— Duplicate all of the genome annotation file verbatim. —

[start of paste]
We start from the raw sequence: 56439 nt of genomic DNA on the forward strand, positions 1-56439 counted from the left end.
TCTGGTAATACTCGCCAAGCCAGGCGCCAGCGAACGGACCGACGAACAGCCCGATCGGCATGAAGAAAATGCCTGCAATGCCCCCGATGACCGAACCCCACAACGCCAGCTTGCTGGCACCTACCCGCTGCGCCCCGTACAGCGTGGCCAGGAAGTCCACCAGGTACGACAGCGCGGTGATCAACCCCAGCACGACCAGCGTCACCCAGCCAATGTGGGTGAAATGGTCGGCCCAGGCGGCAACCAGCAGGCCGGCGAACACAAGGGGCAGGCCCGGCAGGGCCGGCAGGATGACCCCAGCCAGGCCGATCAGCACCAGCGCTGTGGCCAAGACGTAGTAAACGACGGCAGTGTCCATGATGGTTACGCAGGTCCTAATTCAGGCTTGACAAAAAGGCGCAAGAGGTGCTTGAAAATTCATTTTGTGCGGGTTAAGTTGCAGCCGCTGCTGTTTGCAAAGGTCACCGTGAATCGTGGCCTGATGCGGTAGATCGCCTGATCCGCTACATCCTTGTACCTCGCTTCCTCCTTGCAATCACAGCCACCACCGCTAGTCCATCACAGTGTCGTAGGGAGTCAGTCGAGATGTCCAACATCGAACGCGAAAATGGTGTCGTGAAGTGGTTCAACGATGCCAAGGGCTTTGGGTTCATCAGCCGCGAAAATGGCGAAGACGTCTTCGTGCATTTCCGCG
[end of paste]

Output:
We start from the raw sequence: 56439 nt of genomic DNA on the forward strand, positions 1-56439 counted from the left end.
TCTGGTAATACTCGCCAAGCCAGGCGCCAGCGAACGGACCGACGAACAGCCCGATCGGCATGAAGAAAATGCCTGCAATGCCCCCGATGACCGAACCCCACAACGCCAGCTTGCTGGCACCTACCCGCTGCGCCCCGTACAGCGTGGCCAGGAAGTCCACCAGGTACGACAGCGCGGTGATCAACCCCAGCACGACCAGCGTCACCCAGCCAATGTGGGTGAAATGGTCGGCCCAGGCGGCAACCAGCAGGCCGGCGAACACAAGGGGCAGGCCCGGCAGGGCCGGCAGGATGACCCCAGCCAGGCCGATCAGCACCAGCGCTGTGGCCAAGACGTAGTAAACGACGGCAGTGTCCATGATGGTTACGCAGGTCCTAATTCAGGCTTGACAAAAAGGCGCAAGAGGTGCTTGAAAATTCATTTTGTGCGGGTTAAGTTGCAGCCGCTGCTGTTTGCAAAGGTCACCGTGAATCGTGGCCTGATGCGGTAGATCGCCTGATCCGCTACATCCTTGTACCTCGCTTCCTCCTTGCAATCACAGCCACCACCGCTAGTCCATCACAGTGTCGTAGGGAGTCAGTCGAGATGTCCAACATCGAACGCGAAAATGGTGTCGTGAAGTGGTTCAACGATGCCAAGGGCTTTGGGTTCATCAGCCGCGAAAATGGCGAAGACGTCTTCGTGCATTTCCGCG